First, you need to start with good, day-old bread - I'm sorry but Tip Top sandwich sliced simply will not do.  I used this Honey Vienna loaf from Vic's Bakery - it has a beautiful chewy texture, and the little bit of sweetness makes it perfect for things like bread puddings and french toast.

Caramelised French Toast with Raspberry Compote 7, cropped

Cut bread into thick slices, and soak in a shallow "bath" of beaten eggs, milk, vanilla essence and sugar.

Caramelised French Toast with Raspberry Compote 6, edited

After a couple of minutes of soaking, turn bread over and sprinkle the top of the bread with brown sugar.  Soak for a couple of minutes longer.

Caramelised French Toast with Raspberry Compote 5, edited

Meanwhile, heat butter in pan over medium-high heat, and when the butter is melted and hot add the slices of bread to the hot pan, sugared side down.  Now sprinkle the other side of the bread with brown sugar.  Cook until the bread is nicely browned on the bottom, then flip over and brown the other side.

Caramelised French Toast with Raspberry Compote 4, edited

While the bread is cooking, put raspberries into a microwave-proof dish and microwave on high for 2 minutes.  Stir, add sugar, and microwave on high for a further 2 minutes.  Stir.

Caramelised French Toast with Raspberry Compote 3, edited

Remove browned toast from the pan to a warm plate and serve immediately, with raspberry compote on the side or spooned over the top.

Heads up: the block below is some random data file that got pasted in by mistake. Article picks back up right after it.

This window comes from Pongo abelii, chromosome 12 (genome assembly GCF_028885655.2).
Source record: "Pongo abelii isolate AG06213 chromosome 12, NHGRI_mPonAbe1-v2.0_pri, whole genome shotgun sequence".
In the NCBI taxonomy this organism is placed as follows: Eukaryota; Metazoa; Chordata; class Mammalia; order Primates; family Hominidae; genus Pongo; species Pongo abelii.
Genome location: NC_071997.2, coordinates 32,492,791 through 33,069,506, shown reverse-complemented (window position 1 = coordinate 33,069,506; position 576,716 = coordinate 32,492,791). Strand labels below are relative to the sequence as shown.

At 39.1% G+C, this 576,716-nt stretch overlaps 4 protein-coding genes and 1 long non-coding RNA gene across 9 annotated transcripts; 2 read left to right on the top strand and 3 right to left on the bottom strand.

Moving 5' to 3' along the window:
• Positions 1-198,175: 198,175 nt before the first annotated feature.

Caramelised French Toast with Raspberry Compote 2, cropped & edited

Caramelised French Toast with Raspberry Compote Recipe
Adapted from Mark Bittman's
Click here for a printable copy of this recipe

Note:  The original recipe quantities below are for 4 servings - my notes in blue are my adaptations I made to serve one person

2 eggs (1 large free-range egg)
1 cup milk (1/3 cup milk)
pinch of salt
1 tablespoon sugar (1 teaspoon sugar)
1 teaspoon vanilla extract
brown sugar
butter for frying
8 slices bread (2 slices bread)

For Raspberry Compote:
1 cup frozen raspberries
1 tablespoon sugar

Break eggs into a shallow bowl.  Add milk, salt, sugar and vanilla extract, and beat lightly to combine.

Cut bread into thick slices, and add to the "eggy bath".  Allow to soak on one side for a couple of minutes.

Turn over and sprinkle thickly with brown sugar on the top side.  Soak for another couple of minutes.

Meanwhile, heat butter in pan over medium-high heat, and when the butter is melted and hot add the slices of bread to the hot pan, sugared side down.  Now sprinkle the other side of the bread with brown sugar.  Cook until the bread is nicely browned on the bottom, then flip over and brown the other side.

While toast is cooking, put raspberries into a microwave-proof bowl, cover and microwave on high for 2 minutes.  Stir, add sugar, and microwave on high for another 2 minutes.

Remove browned toast from the pan to a warm plate and serve immediately, with raspberry compote on the side or spooned over the top.

Eat alone or with someone you love!

For other great Mark Bittman recipes visit my friends at I Heart Cooking Clubs or get the book:

How to Cook Everything, Completely Revised 10th Anniversary Edition: 2,000 Simple Recipes for Great Food